With over 100 million units sold since its debut in 2006, there’s no denying the popularity of the Wii, but two Nintendo consoles later, people are still finding clever ways to expand the capabilities of the console. This hack focuses more on productivity than gaming, however, by turning the Wii into a Mac.
Apple doesn’t like its operating systems running on anything other than Apple hardware, so getting the Wii to run Mac OS 9 isn’t as easy as popping an installation disc into the console’s disc slot and letting it run. Not easy, but not impossible, because it turns out the PowerPC processor inside the Nintendo Wii is close enough to the PowerPC chips Apple used in its Power Macintosh G3 machines for this to work.
Pierre Dandumont explains how they managed to get Mac OS 9.2 running on a Wii on their website (courtesy of Google Translate) and as clever as the hack is, there’s layers of complexity that result in the operating system running less than perfectly.
Making the Nincintosh (Mactendo? MacinWii?) relies on a hacked Wii’s ability to run a Linux-based OS through the unofficial Homebrew Channel, which in turn facilitates Mac-on-Linux, which allows Mac OS to run under Linux. A disk image of Mac OS 9.2 on an SD card is inserted into Wii and after booting the console and opening the Homebrew Channel, BootMii is used to start Linux and then Mac OS, minus the iconic startup sound—one of many issues when running the OS on a gaming console.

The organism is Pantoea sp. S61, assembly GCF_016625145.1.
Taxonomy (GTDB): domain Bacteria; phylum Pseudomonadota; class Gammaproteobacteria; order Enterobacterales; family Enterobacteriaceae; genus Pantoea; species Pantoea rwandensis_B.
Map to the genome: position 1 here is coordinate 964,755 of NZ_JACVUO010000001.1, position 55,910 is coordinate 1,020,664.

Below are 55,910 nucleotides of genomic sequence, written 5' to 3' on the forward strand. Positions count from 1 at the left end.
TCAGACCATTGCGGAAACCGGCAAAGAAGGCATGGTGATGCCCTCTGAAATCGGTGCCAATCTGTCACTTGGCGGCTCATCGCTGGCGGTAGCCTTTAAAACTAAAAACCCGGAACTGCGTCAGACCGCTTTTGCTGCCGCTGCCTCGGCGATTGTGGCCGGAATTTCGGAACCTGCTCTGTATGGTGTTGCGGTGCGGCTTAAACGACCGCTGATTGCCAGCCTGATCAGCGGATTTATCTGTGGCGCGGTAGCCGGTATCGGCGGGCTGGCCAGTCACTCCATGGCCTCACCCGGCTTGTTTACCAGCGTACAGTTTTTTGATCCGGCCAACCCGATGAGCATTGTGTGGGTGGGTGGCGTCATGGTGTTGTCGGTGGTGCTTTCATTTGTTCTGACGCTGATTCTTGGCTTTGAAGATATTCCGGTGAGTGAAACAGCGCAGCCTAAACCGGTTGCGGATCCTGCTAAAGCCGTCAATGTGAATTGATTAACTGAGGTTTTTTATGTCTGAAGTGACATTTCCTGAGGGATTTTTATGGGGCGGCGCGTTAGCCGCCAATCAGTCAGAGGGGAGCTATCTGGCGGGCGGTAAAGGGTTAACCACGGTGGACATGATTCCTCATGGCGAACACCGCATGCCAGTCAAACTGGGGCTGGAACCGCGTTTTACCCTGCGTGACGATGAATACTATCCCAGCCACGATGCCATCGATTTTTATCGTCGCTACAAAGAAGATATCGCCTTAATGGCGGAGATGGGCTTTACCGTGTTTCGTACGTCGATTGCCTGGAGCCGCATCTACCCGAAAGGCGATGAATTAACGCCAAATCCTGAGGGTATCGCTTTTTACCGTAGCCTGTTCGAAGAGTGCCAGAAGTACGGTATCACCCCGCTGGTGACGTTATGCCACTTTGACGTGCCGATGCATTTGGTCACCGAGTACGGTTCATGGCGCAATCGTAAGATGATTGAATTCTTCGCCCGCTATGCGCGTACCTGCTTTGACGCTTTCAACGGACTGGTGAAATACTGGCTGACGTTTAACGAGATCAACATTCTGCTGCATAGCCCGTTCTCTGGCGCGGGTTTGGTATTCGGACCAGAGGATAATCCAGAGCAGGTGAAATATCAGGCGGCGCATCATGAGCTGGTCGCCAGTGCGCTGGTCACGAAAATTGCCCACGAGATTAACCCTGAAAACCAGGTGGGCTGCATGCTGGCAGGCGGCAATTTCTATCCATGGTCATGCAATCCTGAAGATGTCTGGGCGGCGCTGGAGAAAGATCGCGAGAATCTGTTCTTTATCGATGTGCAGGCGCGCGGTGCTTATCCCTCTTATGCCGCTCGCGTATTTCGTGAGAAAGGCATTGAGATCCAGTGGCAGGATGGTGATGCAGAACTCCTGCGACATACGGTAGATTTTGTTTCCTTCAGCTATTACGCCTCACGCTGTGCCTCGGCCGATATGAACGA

Issues with resolutions make Mac OS 9.2 look extremely ugly on the Wii, but Dandumont was able to get Internet Explorer 5 to load, minus a working internet connection, iTunes, with sound that crackles before the application quickly crashes, and even Doomwhich musters just a single frame every minute making it completely unplayable.
Mac OS 9 debuted seven years before the Wii did, and Dandumont wondered if a more recent version of Apple’s desktop and laptop OS would have more success. Unfortunately, Mac OS X demands at least 64MB of RAM to function, and the Wii can’t offer up any more than 52MB, causing the OS to crash at startup. So as impressive as it is to see the Wii learning new tricks, it’s not a replacement for Apple’s hardware.